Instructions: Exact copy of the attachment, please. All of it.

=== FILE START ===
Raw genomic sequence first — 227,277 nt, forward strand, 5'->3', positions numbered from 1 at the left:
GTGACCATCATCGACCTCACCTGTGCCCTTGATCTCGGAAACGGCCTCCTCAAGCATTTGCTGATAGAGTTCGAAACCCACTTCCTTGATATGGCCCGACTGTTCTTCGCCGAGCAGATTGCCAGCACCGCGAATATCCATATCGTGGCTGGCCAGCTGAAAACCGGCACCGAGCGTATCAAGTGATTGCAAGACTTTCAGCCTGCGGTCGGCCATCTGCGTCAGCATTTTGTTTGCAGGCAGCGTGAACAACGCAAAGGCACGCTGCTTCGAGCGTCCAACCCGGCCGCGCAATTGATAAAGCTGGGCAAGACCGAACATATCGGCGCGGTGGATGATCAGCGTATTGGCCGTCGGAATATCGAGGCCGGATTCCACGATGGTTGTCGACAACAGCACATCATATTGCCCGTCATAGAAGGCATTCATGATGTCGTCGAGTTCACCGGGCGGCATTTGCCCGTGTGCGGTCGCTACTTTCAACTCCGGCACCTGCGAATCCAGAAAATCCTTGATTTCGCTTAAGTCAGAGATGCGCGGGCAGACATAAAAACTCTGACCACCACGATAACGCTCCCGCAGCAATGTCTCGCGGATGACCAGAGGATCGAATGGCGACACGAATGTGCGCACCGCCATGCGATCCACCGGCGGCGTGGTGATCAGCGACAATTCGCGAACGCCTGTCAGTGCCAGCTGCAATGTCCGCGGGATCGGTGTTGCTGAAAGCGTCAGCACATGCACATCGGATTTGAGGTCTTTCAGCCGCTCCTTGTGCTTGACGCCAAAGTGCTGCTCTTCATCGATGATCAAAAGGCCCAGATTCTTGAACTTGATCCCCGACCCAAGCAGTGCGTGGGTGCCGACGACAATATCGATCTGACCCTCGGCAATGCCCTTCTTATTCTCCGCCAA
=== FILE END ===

Raw genomic sequence first — 227,277 nt, forward strand, 5'->3', positions numbered from 1 at the left:
GTGACCATCATCGACCTCACCTGTGCCCTTGATCTCGGAAACGGCCTCCTCAAGCATTTGCTGATAGAGTTCGAAACCCACTTCCTTGATATGGCCCGACTGTTCTTCGCCGAGCAGATTGCCAGCACCGCGAATATCCATATCGTGGCTGGCCAGCTGAAAACCGGCACCGAGCGTATCAAGTGATTGCAAGACTTTCAGCCTGCGGTCGGCCATCTGCGTCAGCATTTTGTTTGCAGGCAGCGTGAACAACGCAAAGGCACGCTGCTTCGAGCGTCCAACCCGGCCGCGCAATTGATAAAGCTGGGCAAGACCGAACATATCGGCGCGGTGGATGATCAGCGTATTGGCCGTCGGAATATCGAGGCCGGATTCCACGATGGTTGTCGACAACAGCACATCATATTGCCCGTCATAGAAGGCATTCATGATGTCGTCGAGTTCACCGGGCGGCATTTGCCCGTGTGCGGTCGCTACTTTCAACTCCGGCACCTGCGAATCCAGAAAATCCTTGATTTCGCTTAAGTCAGAGATGCGCGGGCAGACATAAAAACTCTGACCACCACGATAACGCTCCCGCAGCAATGTCTCGCGGATGACCAGAGGATCGAATGGCGACACGAATGTGCGCACCGCCATGCGATCCACCGGCGGCGTGGTGATCAGCGACAATTCGCGAACGCCTGTCAGTGCCAGCTGCAATGTCCGCGGGATCGGTGTTGCTGAAAGCGTCAGCACATGCACATCGGATTTGAGGTCTTTCAGCCGCTCCTTGTGCTTGACGCCAAAGTGCTGCTCTTCATCGATGATCAAAAGGCCCAGATTCTTGAACTTGATCCCCGACCCAAGCAGTGCGTGGGTGCCGACGACAATATCGATCTGACCCTCGGCAATGCCCTTCTTATTCTCCGCCAA